School of Humanities and Sciences

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  • Fernando Martinez Periset

    Fernando Martinez Periset

    Ph.D. Student in Comparative Literature, admitted Autumn 2022

    BioHello, this is Fernando. Thanks for stopping by! Before joining Stanford's department of Comparative Literature as a doctoral student in 2022, I trained as a comparatist at Durham, the Sorbonne, Cambridge and Trinity College Dublin. My main supervisor here at Stanford is Roland Greene.

    In terms of research interests, the main issue I keep coming back to (which partly derives from my experiences studying in different countries) is how and why intercultural encounters function as driving forces of creative production in its different forms. With a focus on big-picture thinking and global perspectives in the study of cultural history, I see such creative practices at work in the overlaps among literature, art history and philosophy, particularly continental philosophy. More precisely, I believe I am drawn to two broad questions: how classical theories of ethics and subjectivity (like Stoicism and Epicureanism) produced changes in societal values within Early Modern culture, and how the Renaissance, in turn, shaped attitudes to selfhood in later movements, especially Romanticism. From the standpoint of transhistorical reception studies, I would like to explore the inner lives of people from the past as a way of finding questions that speak to our own present. That is why specific topics of interest include the intersections of literary forms with the history of emotions, the history of ethics, cognitive anthropology, psychology, migrations, intellectual history and religion. I like poetry (both studying it and writing it), the epic tradition as well as theatre. Beyond French, Latin, Spanish and English, I am expanding into Portuguese and Arabic.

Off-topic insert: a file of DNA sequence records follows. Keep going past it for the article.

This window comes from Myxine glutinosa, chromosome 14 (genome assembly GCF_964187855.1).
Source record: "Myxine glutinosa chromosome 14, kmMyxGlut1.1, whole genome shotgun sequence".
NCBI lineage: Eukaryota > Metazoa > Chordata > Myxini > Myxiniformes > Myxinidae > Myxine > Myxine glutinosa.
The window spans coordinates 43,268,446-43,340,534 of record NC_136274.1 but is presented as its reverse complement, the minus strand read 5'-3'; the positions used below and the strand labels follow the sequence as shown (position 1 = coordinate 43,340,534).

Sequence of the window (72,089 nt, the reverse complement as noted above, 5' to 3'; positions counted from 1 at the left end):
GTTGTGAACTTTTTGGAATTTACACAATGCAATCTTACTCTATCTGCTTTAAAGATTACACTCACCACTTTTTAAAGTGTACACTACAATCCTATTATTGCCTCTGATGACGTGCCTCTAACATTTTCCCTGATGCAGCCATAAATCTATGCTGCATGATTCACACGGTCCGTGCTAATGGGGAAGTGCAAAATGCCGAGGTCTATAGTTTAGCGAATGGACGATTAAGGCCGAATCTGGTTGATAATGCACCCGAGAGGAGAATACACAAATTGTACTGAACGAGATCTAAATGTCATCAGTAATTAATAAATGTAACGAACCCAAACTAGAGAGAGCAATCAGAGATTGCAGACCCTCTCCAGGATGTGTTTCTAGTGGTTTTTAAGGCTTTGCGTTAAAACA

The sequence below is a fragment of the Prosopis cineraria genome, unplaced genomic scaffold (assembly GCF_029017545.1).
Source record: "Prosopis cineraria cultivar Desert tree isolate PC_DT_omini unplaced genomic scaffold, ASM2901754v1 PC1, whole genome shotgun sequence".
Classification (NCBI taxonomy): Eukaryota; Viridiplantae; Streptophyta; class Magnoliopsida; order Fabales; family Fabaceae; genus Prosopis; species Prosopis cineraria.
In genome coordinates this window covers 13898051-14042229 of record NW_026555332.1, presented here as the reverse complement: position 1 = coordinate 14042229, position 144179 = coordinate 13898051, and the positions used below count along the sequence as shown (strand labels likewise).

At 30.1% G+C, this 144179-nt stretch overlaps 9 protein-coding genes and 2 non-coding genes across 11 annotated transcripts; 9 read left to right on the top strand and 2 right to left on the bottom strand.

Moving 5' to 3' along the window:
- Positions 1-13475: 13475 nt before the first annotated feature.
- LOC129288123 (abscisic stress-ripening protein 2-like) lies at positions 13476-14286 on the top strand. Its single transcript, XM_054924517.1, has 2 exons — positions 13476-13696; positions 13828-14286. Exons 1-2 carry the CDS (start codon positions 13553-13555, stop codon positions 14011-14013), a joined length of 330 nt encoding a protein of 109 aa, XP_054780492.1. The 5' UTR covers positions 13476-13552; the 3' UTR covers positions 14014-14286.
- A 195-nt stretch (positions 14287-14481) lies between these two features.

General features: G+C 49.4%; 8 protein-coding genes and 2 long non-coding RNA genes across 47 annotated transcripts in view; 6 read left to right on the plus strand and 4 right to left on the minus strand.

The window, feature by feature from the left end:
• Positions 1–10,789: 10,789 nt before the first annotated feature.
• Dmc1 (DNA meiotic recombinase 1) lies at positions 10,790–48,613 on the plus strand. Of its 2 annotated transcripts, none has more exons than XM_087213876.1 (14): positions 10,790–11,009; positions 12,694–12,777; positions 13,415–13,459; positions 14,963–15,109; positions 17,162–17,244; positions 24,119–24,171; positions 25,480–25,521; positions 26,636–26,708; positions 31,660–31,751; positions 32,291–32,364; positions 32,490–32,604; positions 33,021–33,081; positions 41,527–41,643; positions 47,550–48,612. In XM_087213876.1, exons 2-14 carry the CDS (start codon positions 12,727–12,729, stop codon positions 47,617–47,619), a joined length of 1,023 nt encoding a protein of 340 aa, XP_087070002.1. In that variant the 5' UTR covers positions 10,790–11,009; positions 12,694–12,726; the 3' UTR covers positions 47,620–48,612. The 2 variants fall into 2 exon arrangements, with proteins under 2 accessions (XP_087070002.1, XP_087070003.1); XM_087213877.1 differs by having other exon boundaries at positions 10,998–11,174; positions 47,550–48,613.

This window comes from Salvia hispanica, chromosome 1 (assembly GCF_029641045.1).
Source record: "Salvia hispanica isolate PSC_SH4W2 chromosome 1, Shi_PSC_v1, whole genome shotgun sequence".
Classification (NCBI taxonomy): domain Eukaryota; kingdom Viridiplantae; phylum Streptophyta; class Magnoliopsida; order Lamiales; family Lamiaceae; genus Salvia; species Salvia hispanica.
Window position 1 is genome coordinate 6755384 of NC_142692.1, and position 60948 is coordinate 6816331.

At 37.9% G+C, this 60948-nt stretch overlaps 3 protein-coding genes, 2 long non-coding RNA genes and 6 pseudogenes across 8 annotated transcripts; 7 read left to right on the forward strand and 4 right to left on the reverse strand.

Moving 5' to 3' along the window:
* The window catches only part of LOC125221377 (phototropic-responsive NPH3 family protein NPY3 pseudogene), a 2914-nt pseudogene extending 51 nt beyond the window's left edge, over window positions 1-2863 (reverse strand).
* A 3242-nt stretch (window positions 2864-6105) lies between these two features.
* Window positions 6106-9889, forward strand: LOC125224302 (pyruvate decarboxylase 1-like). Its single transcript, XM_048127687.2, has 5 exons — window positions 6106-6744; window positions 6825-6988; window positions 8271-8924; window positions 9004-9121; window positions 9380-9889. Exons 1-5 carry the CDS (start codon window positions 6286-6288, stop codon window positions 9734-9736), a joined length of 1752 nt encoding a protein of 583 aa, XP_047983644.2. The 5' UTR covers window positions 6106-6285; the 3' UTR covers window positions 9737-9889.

I am currently developing a research project on Milton and the classical tradition.

    Some of my favourite authors include figures from Classical Antiquity and Early Modernity, such as Shakespeare, Milton, Montaigne, Racine, Seneca, Lucretius, Virgil, Homer, Quevedo, but also more recent figures whose work intervenes in and develops preexisting structures of ethics and emotions. I look forward to discovering new, exciting figures.

    I would be delighted to hear from students and researchers (from Stanford and beyond!) with whom I could share intellectual interests, so please feel free to drop me a line.